Dracula – The Graphic Novel
By Bram Stoker, adapted by Jason Cobley and Staz Johnson
“They may come across as worthy reads to this reviewer but to children in their teens, turned off by the complex, exaggerated, theatrical language of Shakespeare I can see these full colour, well illustrated graphic novels being a very attractive alternative and a wonderfully exciting breath of fresh air.”
And that’s been proven to me several times this past year, as the Shakespeare graphic novels found their way into the school library to be eagerly read and enjoyed by several of the great readers in Year 6. Noticeably though, the children gravitate towards the Quick Text versions – sufficiently fast paced and succinct to give them a good read without bogging them down.
But what I have here is the original version of Stoker’s classic. A classic I first read as a young teen, and loved for the originality of his idea, and the creeping, oncoming horror that works its way into your head far slower and effectively than any of the Dracula movies I’d seen by that stage. Reading it here sent me back to that first experience, of a novel that chilled, that thrilled, that genuinely scared me so much I couldn’t tear myself away.
And reading it all over again, in this abridged form that utilises Stoker’s original words, I had a real sense of all the excitement of that first reading.
Or at least it did after a little perseverance. Because that first section of the book, maybe 30 odd pages, is really heavy going – as though Stoker’s words were doing battle with the adaptation itself and I found myself reading the words with scant attention to the artwork at times. There’s simply too much here, too much on the page, too much to properly construct a symbiosis of words and pictures.
BUT BUT BUT – crucially, it’s only the first section. Once that’s over and done with it’s as if a lightness descends on this darkest of tales, with Cobley relaxing and settling into a far more confident flow.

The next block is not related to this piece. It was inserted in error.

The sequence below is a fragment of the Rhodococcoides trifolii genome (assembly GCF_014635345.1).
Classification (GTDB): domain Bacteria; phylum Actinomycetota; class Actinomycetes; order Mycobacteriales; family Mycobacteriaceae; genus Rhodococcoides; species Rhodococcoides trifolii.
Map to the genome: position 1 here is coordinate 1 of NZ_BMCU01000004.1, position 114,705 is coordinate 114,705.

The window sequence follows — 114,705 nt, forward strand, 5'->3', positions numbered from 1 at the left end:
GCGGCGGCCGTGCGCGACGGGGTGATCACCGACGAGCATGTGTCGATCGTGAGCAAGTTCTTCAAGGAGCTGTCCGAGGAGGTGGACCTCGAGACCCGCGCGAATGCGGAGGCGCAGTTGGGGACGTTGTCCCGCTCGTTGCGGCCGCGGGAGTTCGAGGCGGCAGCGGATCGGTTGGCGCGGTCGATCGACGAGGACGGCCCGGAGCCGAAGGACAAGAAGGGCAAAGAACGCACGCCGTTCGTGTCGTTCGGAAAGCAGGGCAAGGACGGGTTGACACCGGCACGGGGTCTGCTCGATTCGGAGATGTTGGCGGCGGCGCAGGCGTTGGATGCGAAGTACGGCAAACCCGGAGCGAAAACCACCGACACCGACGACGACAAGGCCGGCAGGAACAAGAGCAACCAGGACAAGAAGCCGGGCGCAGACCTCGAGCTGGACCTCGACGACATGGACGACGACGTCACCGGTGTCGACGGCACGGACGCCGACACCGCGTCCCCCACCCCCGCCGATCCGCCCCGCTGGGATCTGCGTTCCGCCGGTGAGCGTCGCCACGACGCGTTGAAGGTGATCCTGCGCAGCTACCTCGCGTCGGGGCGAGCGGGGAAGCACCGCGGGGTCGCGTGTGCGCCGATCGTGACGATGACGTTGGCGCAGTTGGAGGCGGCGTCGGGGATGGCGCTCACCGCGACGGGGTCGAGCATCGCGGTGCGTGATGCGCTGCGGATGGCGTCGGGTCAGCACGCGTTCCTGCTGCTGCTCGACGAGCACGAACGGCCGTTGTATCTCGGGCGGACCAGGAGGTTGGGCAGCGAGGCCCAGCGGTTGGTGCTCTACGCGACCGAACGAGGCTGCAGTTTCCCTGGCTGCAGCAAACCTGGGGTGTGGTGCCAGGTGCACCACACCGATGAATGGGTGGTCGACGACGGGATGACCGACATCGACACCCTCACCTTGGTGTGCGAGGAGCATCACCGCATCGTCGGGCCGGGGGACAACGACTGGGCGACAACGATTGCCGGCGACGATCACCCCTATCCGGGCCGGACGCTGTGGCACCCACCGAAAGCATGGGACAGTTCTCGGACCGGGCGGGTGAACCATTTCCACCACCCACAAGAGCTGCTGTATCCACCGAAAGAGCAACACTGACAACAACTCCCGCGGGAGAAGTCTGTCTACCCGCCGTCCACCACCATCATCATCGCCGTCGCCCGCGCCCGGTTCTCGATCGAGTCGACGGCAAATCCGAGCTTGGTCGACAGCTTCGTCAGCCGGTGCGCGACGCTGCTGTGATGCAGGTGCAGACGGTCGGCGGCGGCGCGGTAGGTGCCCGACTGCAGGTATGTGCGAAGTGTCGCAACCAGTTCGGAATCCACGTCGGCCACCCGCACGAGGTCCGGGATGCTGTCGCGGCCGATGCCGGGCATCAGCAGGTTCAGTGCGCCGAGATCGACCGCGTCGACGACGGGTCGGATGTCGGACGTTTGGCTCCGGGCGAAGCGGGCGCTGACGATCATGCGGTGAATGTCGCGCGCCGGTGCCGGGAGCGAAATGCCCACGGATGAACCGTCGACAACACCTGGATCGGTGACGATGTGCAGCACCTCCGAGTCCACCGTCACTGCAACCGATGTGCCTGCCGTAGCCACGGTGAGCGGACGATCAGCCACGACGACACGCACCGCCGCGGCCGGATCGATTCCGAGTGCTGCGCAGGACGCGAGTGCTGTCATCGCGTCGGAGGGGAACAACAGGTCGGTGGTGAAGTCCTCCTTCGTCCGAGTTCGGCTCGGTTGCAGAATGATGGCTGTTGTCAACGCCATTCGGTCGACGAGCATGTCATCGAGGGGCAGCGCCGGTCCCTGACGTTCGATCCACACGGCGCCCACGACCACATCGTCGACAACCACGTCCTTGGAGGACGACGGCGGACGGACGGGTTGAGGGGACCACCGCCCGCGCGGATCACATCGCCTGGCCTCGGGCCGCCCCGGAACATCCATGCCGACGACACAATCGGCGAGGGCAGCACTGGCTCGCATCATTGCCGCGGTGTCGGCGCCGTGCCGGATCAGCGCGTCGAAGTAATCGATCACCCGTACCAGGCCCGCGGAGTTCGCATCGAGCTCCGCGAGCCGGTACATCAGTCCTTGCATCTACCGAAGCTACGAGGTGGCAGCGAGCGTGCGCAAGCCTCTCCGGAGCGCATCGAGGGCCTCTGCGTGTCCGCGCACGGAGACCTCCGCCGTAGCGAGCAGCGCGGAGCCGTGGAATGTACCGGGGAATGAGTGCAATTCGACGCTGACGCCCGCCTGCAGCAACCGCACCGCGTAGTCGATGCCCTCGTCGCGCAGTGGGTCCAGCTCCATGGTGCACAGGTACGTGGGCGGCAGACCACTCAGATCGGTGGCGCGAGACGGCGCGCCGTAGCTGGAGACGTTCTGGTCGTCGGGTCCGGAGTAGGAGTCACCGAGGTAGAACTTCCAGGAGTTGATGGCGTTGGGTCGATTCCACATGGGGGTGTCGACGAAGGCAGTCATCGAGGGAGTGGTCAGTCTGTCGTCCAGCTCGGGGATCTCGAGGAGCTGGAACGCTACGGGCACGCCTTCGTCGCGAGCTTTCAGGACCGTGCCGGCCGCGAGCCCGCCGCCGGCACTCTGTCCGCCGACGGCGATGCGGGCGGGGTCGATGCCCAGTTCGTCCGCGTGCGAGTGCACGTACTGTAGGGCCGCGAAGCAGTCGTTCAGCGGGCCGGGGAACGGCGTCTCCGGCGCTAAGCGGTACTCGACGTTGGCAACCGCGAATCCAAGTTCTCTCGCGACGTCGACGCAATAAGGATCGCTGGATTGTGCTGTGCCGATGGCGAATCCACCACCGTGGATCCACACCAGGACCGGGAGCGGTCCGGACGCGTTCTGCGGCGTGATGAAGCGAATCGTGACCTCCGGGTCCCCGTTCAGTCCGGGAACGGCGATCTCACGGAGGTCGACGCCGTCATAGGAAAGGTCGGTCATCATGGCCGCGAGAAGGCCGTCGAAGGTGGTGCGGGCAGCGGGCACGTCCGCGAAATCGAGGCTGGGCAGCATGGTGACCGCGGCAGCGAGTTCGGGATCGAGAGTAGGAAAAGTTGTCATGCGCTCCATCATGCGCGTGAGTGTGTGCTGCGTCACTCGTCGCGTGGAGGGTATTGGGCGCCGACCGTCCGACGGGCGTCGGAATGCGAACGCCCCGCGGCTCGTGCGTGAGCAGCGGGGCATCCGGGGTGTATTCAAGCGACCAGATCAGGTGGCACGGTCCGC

And once that happens Johnson’s artwork becomes far more integral to the adaptation, and everything settles down to a much more enjoyable read. There’s a far better sense of flow, of integration of words and pictures and we’re presented with many pages of lovely layouts, although there is a feeling that Johnson’s art, with a strong US comics style, is eminently more suited to the action sequences than the slow, creeping horror of what is actually a rather slow moving tale.
Here are just a couple of highlights, where Johnson really makes those ages work – such as this montage where writer and artist combine beautifully to summarise Dracula’s journey to Whitby, as the doomed ship he sailed on comes to port:
Or this piece, with Renfield detailing his meeting with his master:
So yes, once over that initial trouble, this had most of what I was after with an adaptation of Dracula. It certainly manages to get across everything I remember so vividly from the novel, and that is always a sure sign of the success of an adaptation of a work I’d previously read and enjoyed.
Overall, without having seen the Quick Text version, I do have a sneaking suspicion that I’d have had far fewer problems with this in that format, and sense the words and pictures would fit far more comfortably throughout. As it is, this original version is a flawed yet fulfilling adaptation of a book you really should read at some point in your lives.